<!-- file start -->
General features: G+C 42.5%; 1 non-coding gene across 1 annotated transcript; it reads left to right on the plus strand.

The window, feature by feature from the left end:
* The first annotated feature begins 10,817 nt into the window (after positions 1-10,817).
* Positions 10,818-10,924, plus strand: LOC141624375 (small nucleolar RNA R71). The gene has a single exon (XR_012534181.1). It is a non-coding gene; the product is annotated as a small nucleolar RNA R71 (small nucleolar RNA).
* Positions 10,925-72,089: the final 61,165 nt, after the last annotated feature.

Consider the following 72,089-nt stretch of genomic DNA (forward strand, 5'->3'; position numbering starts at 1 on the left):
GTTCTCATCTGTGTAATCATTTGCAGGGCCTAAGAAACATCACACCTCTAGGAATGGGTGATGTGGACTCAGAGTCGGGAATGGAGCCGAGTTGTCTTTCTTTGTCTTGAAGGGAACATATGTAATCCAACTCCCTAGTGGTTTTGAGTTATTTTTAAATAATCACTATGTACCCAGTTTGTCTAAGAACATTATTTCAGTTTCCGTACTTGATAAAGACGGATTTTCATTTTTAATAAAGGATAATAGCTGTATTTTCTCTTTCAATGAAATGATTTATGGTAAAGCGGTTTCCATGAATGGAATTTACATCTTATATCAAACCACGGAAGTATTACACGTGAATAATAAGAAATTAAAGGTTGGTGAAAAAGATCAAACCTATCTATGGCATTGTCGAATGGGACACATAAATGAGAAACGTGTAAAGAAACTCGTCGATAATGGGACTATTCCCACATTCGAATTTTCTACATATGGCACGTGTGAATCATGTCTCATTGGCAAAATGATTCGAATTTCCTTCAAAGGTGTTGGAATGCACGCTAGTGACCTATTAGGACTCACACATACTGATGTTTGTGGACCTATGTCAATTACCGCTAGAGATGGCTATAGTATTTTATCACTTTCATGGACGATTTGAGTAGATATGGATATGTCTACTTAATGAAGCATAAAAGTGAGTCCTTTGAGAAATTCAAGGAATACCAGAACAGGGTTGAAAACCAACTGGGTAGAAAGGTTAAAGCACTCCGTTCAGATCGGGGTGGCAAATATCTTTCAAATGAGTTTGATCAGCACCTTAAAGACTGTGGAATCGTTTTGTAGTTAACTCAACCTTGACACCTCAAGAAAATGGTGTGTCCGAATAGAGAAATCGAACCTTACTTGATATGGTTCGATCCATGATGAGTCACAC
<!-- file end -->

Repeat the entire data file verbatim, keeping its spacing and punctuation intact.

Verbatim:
General features: G+C 42.5%; 1 non-coding gene across 1 annotated transcript; it reads left to right on the plus strand.

The window, feature by feature from the left end:
* The first annotated feature begins 10,817 nt into the window (after positions 1-10,817).
* Positions 10,818-10,924, plus strand: LOC141624375 (small nucleolar RNA R71). The gene has a single exon (XR_012534181.1). It is a non-coding gene; the product is annotated as a small nucleolar RNA R71 (small nucleolar RNA).
* Positions 10,925-72,089: the final 61,165 nt, after the last annotated feature.

Consider the following 72,089-nt stretch of genomic DNA (forward strand, 5'->3'; position numbering starts at 1 on the left):
GTTCTCATCTGTGTAATCATTTGCAGGGCCTAAGAAACATCACACCTCTAGGAATGGGTGATGTGGACTCAGAGTCGGGAATGGAGCCGAGTTGTCTTTCTTTGTCTTGAAGGGAACATATGTAATCCAACTCCCTAGTGGTTTTGAGTTATTTTTAAATAATCACTATGTACCCAGTTTGTCTAAGAACATTATTTCAGTTTCCGTACTTGATAAAGACGGATTTTCATTTTTAATAAAGGATAATAGCTGTATTTTCTCTTTCAATGAAATGATTTATGGTAAAGCGGTTTCCATGAATGGAATTTACATCTTATATCAAACCACGGAAGTATTACACGTGAATAATAAGAAATTAAAGGTTGGTGAAAAAGATCAAACCTATCTATGGCATTGTCGAATGGGACACATAAATGAGAAACGTGTAAAGAAACTCGTCGATAATGGGACTATTCCCACATTCGAATTTTCTACATATGGCACGTGTGAATCATGTCTCATTGGCAAAATGATTCGAATTTCCTTCAAAGGTGTTGGAATGCACGCTAGTGACCTATTAGGACTCACACATACTGATGTTTGTGGACCTATGTCAATTACCGCTAGAGATGGCTATAGTATTTTATCACTTTCATGGACGATTTGAGTAGATATGGATATGTCTACTTAATGAAGCATAAAAGTGAGTCCTTTGAGAAATTCAAGGAATACCAGAACAGGGTTGAAAACCAACTGGGTAGAAAGGTTAAAGCACTCCGTTCAGATCGGGGTGGCAAATATCTTTCAAATGAGTTTGATCAGCACCTTAAAGACTGTGGAATCGTTTTGTAGTTAACTCAACCTTGACACCTCAAGAAAATGGTGTGTCCGAATAGAGAAATCGAACCTTACTTGATATGGTTCGATCCATGATGAGTCACAC